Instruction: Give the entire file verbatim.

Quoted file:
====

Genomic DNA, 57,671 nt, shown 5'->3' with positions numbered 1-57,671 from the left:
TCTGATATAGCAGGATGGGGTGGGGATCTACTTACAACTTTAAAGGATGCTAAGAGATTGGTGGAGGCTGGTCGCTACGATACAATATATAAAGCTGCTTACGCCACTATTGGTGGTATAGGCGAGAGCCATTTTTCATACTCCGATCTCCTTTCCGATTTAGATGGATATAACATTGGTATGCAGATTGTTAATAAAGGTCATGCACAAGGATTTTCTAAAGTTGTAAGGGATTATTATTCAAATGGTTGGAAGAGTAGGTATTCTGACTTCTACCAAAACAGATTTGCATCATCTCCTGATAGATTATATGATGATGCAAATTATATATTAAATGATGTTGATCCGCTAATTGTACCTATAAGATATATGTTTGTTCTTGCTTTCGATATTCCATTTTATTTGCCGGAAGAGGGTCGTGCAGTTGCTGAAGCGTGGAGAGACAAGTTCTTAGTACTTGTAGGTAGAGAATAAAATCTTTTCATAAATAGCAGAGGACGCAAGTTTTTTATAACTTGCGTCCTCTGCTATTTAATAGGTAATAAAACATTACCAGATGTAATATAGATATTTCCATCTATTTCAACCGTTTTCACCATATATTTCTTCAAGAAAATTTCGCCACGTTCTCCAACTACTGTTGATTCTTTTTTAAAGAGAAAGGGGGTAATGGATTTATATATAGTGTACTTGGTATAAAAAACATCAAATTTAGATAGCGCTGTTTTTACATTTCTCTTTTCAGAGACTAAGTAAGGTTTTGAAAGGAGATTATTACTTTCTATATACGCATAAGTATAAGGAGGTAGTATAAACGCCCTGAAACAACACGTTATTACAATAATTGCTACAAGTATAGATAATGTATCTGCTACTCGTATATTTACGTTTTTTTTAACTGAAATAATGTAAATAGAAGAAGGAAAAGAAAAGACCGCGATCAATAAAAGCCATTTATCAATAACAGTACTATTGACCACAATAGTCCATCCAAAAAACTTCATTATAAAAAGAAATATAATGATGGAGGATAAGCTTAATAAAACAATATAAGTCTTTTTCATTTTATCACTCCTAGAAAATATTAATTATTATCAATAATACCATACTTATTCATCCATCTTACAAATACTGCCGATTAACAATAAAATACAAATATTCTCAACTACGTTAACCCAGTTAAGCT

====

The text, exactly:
Genomic DNA, 57,671 nt, shown 5'->3' with positions numbered 1-57,671 from the left:
TCTGATATAGCAGGATGGGGTGGGGATCTACTTACAACTTTAAAGGATGCTAAGAGATTGGTGGAGGCTGGTCGCTACGATACAATATATAAAGCTGCTTACGCCACTATTGGTGGTATAGGCGAGAGCCATTTTTCATACTCCGATCTCCTTTCCGATTTAGATGGATATAACATTGGTATGCAGATTGTTAATAAAGGTCATGCACAAGGATTTTCTAAAGTTGTAAGGGATTATTATTCAAATGGTTGGAAGAGTAGGTATTCTGACTTCTACCAAAACAGATTTGCATCATCTCCTGATAGATTATATGATGATGCAAATTATATATTAAATGATGTTGATCCGCTAATTGTACCTATAAGATATATGTTTGTTCTTGCTTTCGATATTCCATTTTATTTGCCGGAAGAGGGTCGTGCAGTTGCTGAAGCGTGGAGAGACAAGTTCTTAGTACTTGTAGGTAGAGAATAAAATCTTTTCATAAATAGCAGAGGACGCAAGTTTTTTATAACTTGCGTCCTCTGCTATTTAATAGGTAATAAAACATTACCAGATGTAATATAGATATTTCCATCTATTTCAACCGTTTTCACCATATATTTCTTCAAGAAAATTTCGCCACGTTCTCCAACTACTGTTGATTCTTTTTTAAAGAGAAAGGGGGTAATGGATTTATATATAGTGTACTTGGTATAAAAAACATCAAATTTAGATAGCGCTGTTTTTACATTTCTCTTTTCAGAGACTAAGTAAGGTTTTGAAAGGAGATTATTACTTTCTATATACGCATAAGTATAAGGAGGTAGTATAAACGCCCTGAAACAACACGTTATTACAATAATTGCTACAAGTATAGATAATGTATCTGCTACTCGTATATTTACGTTTTTTTTAACTGAAATAATGTAAATAGAAGAAGGAAAAGAAAAGACCGCGATCAATAAAAGCCATTTATCAATAACAGTACTATTGACCACAATAGTCCATCCAAAAAACTTCATTATAAAAAGAAATATAATGATGGAGGATAAGCTTAATAAAACAATATAAGTCTTTTTCATTTTATCACTCCTAGAAAATATTAATTATTATCAATAATACCATACTTATTCATCCATCTTACAAATACTGCCGATTAACAATAAAATACAAATATTCTCAACTACGTTAACCCAGTTAAGCT